My special guest today is writer Jemi Fraser. She’s chatting with me about her memoir, Dancing with Dementia.
During her virtual book tour with MC Book Tours, Jemi will be awarding a $20 Amazon gift card to a lucky randomly drawn winner. To be entered for a chance to win, use the form below. To increase your chances of winning, feel free to visit her other tour stops and enter there, too!
Jemi Fraser writes both fiction and nonfiction. Her nonfiction work focuses on the ways that dementia has impacted her family. Her fiction work varies from contemporary romance to suspense and flash fiction. Years as a teacher have taught Jemi that life is short and that happy endings are a must.
Jemi lives in Northern Ontario, Canada where snow is always a topic of conversation and the autumn leaves make everything better.
Welcome, Jemi. Please tell us about your current release.
As first-generation Canadians, we didn’t recognize the early warning signs. We didn’t know the differences between regular aging and the early stages of dementia. We’ve made mistakes but we’ve learned a lot.
Dancing with Dementia will help you:
•Identify those early warning signs
•Use visuals to improve communication
•Choose your words wisely
•Redirect and reassure
•Stay calm and cope with your own emotions
•Consider nursing home options
•Improve caregiver self-care
We’ve learned to dance the early steps of the disease with our love and laughter intact. If you are looking for help recognizing early signposts along with practical ways to cope with early Dementia and Alzheimer’s, this book is for you.
What inspired you to write this book?
Dancing With Dementia was a tough book to write. Dementia slammed into our family a few years back without any warning. Well, looking back there were warning signs, but we didn’t recognize them. This was the inspiration for the book. We know we’re not the only people to be taken by surprise by dementia. We hope telling the story of our first steps through the early stages of dementia will help others. We know that Mom would appreciate that her story could make other lives easier.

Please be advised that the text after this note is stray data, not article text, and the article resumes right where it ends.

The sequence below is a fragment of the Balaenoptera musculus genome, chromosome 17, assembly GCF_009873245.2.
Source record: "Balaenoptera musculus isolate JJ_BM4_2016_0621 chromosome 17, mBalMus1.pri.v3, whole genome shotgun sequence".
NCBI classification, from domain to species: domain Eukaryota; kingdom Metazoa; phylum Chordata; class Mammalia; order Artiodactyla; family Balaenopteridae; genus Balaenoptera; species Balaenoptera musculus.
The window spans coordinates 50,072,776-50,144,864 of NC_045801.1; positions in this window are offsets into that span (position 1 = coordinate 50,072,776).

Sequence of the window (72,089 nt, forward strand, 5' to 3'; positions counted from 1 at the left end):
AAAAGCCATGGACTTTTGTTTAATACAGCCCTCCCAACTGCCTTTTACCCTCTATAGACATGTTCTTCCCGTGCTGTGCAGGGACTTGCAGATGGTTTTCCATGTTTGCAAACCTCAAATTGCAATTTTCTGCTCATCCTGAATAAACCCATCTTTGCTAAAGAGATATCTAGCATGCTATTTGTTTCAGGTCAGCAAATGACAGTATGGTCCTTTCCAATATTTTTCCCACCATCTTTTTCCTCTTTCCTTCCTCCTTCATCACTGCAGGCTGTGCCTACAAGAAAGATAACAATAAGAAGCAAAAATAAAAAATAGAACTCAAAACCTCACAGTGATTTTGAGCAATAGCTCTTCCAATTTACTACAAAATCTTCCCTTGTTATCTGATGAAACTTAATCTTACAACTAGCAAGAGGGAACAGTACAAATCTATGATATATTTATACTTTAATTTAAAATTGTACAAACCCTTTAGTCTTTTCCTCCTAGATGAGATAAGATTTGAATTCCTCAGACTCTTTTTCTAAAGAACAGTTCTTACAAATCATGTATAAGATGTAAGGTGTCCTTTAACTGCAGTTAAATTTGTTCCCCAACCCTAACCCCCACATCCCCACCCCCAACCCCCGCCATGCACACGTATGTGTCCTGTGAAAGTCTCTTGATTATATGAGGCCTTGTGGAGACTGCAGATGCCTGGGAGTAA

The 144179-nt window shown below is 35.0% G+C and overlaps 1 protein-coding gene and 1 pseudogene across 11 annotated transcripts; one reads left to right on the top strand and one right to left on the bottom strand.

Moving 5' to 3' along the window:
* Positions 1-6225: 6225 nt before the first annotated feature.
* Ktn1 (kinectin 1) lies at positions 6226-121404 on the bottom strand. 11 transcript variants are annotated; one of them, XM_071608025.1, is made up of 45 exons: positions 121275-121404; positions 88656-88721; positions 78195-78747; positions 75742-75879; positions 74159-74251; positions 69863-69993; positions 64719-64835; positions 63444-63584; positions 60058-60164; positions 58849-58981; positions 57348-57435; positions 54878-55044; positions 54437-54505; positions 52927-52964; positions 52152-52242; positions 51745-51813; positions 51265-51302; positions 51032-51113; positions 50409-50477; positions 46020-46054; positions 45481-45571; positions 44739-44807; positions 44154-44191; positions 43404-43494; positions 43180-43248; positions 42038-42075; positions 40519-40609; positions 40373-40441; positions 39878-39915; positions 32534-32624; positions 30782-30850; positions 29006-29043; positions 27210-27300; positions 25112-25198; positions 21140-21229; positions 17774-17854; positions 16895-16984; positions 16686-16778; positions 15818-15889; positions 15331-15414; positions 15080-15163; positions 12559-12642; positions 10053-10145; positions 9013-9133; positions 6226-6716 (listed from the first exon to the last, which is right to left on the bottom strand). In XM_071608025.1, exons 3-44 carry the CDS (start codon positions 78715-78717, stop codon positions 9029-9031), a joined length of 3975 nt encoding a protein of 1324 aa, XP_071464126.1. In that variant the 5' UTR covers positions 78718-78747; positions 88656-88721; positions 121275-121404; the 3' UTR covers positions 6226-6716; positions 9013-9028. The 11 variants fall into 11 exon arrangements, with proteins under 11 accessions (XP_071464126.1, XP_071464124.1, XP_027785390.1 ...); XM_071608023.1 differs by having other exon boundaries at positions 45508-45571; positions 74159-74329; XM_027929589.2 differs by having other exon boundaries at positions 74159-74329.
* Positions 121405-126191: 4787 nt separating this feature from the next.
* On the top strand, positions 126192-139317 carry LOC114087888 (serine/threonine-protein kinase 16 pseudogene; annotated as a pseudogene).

What exciting story are you working on next?
I’m currently working on a contemporary romance series set in the fictional town of Bloo Moose, Vermont. The first book, Reaching For Normal, involves a freelance journalist and a former SEAL – both with all kinds of troubles in their pasts. When a wolf is butchered and left as a bizarre warning, they must work together to solve the mystery before the killer escalates to people. Lots of shenanigans ensue!
When did you first consider yourself a writer?
It took me a while. I started writing when my kids were both napping at the same time (miracle!). It took me many, many years before I thought about writing for publication. Then I had to learn how to write for people other than myself. I think the first time I thought, “I’m a writer!” was when my short story Until Release was accepted into the Dancing Lemur Press anthology: Tick Tock: A Stitch In Crime.
What would you say is your interesting writing quirk?
It has to be my Tigger Brain! My brain likes to bounce around … a lot. It’s not uncommon for me to have 3 different Scrivener files open, each for a different writing project. The Tigger Brain helps me switch easily between projects, but it can sometimes make it difficult to focus on one task for any length of time.
As a child, what did you want to be when you grew up?
So many things! My earliest ambitions were many and varied. Horse rancher, veterinarian, professional tennis player, Broadway director, special effects technician, cartoonist, astronaut, photographer, chef, natural biologist (studying dolphins and/or wolves in the wild), scientific researcher, baker, and so many more. Strangely, teacher and writer didn’t top the lists early on!
Anything additional you want to share with the readers?
Dementia is a tough disease, and the book can be an emotional read. Facing the early steps of the dance with dementia is daunting. We’ve listed some tips and ideas that have helped us keep our mom safe and content. Everyone is different and the disease appears to affect everyone differently, but we hope the tips we’ve learned might help others who are just starting the dance.
Thank you for being here today, Jemi.
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